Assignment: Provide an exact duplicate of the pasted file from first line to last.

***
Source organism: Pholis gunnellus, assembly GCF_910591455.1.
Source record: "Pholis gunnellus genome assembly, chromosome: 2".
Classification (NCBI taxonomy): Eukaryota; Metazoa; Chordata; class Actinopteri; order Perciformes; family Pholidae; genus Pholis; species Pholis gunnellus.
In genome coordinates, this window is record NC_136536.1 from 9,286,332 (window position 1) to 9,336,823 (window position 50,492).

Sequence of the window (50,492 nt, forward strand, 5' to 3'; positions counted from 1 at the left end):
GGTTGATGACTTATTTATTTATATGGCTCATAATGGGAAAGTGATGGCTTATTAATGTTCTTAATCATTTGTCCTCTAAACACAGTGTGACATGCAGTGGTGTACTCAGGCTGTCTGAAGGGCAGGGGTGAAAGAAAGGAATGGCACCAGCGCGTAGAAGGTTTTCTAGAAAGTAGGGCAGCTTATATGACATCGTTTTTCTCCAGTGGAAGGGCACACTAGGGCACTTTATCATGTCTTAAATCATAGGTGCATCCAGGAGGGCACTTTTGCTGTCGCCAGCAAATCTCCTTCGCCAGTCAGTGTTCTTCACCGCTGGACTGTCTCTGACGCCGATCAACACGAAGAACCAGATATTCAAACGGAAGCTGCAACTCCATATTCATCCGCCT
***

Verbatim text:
Source organism: Pholis gunnellus, assembly GCF_910591455.1.
Source record: "Pholis gunnellus genome assembly, chromosome: 2".
Classification (NCBI taxonomy): Eukaryota; Metazoa; Chordata; class Actinopteri; order Perciformes; family Pholidae; genus Pholis; species Pholis gunnellus.
In genome coordinates, this window is record NC_136536.1 from 9,286,332 (window position 1) to 9,336,823 (window position 50,492).

Sequence of the window (50,492 nt, forward strand, 5' to 3'; positions counted from 1 at the left end):
GGTTGATGACTTATTTATTTATATGGCTCATAATGGGAAAGTGATGGCTTATTAATGTTCTTAATCATTTGTCCTCTAAACACAGTGTGACATGCAGTGGTGTACTCAGGCTGTCTGAAGGGCAGGGGTGAAAGAAAGGAATGGCACCAGCGCGTAGAAGGTTTTCTAGAAAGTAGGGCAGCTTATATGACATCGTTTTTCTCCAGTGGAAGGGCACACTAGGGCACTTTATCATGTCTTAAATCATAGGTGCATCCAGGAGGGCACTTTTGCTGTCGCCAGCAAATCTCCTTCGCCAGTCAGTGTTCTTCACCGCTGGACTGTCTCTGACGCCGATCAACACGAAGAACCAGATATTCAAACGGAAGCTGCAACTCCATATTCATCCGCCT